ALBUQUERQUE, N.M. (KRQE) – Lavender season has kicked off as many local growers, businesses, and customers search for the fragrant plant. The Los Ranchos Art Market was among the first to host a lavender-themed event, the Lavender Celebration Days, which began Saturday and continues next Saturday.
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Because there was no Landender Festival last year due to COVID-19, the vendors were asked to follow a lavender theme, and sell products based on that. Ariel and Destiny with Swiss Alps Bakery were some of the vendors who came prepared with lavender products, like lavender-infused cookies and cake. “You can see people walking around with dry lavender, lavender lemonade, everything and anything you can think of lavender – they’ll put it in,” Ariel said.
Market Regular Max Gruner said he tries to support local vendors as often as he can. “This farmer’s market is just so lovely. The energy and the people and the vendors, good bakery items, good produce, it’s just absolutely wonderful,” Gruner said.
The Lavender Market by Lavender in the Village will commence July 25, along with other lavender-themed events throughout the month in place of the Lavender Festival. More information can be found online.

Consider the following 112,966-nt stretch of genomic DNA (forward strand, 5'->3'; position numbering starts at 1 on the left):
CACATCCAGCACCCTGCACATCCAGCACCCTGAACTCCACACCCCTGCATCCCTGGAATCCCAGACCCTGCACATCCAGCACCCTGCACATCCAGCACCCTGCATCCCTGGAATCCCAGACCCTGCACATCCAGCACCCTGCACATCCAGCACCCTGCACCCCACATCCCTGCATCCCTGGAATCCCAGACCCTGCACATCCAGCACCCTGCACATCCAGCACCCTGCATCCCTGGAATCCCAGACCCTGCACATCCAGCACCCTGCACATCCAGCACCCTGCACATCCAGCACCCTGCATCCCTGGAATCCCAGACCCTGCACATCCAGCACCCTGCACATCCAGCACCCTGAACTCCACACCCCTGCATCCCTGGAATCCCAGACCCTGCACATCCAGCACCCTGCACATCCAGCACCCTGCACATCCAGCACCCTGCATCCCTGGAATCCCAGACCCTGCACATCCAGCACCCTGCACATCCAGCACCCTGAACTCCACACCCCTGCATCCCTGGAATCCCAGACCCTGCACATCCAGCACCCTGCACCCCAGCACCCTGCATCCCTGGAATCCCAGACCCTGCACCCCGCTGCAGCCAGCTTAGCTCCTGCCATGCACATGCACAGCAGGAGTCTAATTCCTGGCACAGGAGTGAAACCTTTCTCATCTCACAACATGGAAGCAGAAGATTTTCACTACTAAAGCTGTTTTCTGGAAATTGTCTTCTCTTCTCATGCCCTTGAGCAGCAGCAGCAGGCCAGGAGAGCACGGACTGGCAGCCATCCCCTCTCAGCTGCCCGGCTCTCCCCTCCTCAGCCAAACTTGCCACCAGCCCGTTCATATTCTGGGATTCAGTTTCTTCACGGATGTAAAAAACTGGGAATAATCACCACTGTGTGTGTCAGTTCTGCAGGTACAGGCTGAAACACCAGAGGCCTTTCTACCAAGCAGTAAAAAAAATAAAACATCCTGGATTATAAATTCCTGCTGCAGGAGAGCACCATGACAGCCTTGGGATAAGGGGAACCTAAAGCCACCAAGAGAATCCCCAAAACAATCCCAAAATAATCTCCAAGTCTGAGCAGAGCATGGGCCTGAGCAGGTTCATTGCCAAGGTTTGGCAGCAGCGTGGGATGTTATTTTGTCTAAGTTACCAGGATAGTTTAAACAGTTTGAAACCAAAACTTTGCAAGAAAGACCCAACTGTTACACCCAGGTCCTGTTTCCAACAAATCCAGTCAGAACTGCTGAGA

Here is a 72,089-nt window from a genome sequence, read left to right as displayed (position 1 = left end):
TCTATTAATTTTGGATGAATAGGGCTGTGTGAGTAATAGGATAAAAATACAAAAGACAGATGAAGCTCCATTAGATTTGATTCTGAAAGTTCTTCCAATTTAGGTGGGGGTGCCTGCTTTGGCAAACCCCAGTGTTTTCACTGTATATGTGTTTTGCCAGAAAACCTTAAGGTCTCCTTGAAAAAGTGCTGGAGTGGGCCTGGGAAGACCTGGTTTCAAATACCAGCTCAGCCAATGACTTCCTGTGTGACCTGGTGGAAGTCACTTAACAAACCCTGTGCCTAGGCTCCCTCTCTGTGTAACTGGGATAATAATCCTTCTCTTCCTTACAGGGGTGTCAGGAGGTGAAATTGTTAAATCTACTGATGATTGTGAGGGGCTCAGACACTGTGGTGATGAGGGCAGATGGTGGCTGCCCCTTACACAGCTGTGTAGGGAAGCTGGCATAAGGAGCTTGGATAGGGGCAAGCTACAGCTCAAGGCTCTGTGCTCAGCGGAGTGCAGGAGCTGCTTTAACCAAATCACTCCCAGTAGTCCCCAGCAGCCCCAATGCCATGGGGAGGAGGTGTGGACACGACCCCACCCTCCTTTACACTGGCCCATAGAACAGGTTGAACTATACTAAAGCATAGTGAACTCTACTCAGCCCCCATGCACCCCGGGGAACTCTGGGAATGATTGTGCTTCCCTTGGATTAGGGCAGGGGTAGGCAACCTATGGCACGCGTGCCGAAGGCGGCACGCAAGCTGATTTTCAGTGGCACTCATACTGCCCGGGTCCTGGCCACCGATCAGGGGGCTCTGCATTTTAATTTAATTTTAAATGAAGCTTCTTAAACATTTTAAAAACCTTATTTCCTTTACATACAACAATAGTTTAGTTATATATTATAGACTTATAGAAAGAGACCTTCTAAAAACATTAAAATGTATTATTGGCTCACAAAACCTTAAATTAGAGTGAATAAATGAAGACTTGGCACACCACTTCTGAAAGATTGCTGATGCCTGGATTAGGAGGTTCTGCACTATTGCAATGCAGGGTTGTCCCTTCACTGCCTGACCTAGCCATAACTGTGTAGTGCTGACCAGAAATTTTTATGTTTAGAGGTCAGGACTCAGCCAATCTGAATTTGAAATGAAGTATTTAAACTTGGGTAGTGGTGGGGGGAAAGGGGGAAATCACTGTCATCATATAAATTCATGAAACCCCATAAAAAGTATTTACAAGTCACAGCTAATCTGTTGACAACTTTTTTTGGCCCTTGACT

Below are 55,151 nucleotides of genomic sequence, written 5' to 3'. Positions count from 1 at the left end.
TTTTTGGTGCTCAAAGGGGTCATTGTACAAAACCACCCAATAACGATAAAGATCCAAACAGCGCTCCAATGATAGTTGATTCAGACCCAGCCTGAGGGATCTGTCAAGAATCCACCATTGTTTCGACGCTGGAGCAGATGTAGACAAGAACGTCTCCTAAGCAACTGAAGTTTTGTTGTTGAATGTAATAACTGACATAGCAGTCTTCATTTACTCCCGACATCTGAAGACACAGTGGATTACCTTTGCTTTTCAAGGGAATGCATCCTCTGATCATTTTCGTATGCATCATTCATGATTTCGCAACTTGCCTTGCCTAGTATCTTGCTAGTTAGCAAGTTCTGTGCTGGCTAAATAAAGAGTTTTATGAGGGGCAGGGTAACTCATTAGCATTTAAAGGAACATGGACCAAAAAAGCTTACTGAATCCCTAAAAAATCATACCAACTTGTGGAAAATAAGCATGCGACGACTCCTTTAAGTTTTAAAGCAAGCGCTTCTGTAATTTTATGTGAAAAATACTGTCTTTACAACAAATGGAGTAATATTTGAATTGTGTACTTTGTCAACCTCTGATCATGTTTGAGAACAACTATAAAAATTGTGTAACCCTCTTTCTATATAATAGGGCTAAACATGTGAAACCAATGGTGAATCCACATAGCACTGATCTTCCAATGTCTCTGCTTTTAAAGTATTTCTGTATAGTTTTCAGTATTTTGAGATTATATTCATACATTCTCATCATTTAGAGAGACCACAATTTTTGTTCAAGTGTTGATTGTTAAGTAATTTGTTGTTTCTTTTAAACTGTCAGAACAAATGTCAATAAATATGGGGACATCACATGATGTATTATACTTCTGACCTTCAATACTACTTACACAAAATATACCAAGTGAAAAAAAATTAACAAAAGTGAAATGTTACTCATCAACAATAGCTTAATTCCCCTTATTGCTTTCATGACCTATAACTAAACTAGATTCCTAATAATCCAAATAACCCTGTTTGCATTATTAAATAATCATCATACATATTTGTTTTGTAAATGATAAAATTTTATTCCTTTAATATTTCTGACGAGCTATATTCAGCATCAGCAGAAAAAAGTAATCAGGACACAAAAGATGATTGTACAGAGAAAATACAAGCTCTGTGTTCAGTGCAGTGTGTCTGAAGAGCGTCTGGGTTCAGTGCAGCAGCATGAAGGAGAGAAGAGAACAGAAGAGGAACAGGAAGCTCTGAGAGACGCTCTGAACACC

The fifth annual Art Along the Rio Grande event began with a steady flow of visitors trying to beat the heat. Elisabeth Stone, the Historic and Cultural Resources Coordinator for Bernalillo County Open Space, said the event serves to celebrate the cultural significance of the Rio Grande Valley and aims to raise funds for the Valle de Oro National Wildlife Refuge and the Gutierrez Hubbell House Alliance.
Stone said they are happy to connect with the community with an in-person event. “We’re really happy to welcome everyone back to the site and to just see people out enjoying each other, enjoying the art, enjoying the beautiful Gutierrez Hubbell House,” Stone said.
She said they recruited local artists whose art reflects the things that are uniquely New Mexican. “We celebrate the history, environment, ecology agricultural traditions and the artistic traditions of the south valley and Bernalillo County more broadly,” Stone said.
According to Stone, the Valle de Oro refuge is the first urban wildlife refuge in the southwest that preserves the environment and habitat. “It’s a space for people to come together and appreciate the environment of the south valley in both its cultural history and its natural and environmental beauty,” Stone said.
The event had over 25 local artists selling their work, live music, food trucks, and activities for kids. For more information on the Valle de Oro National Wildlife Refuge and the Gutierrez Hubbell House, visit their websites.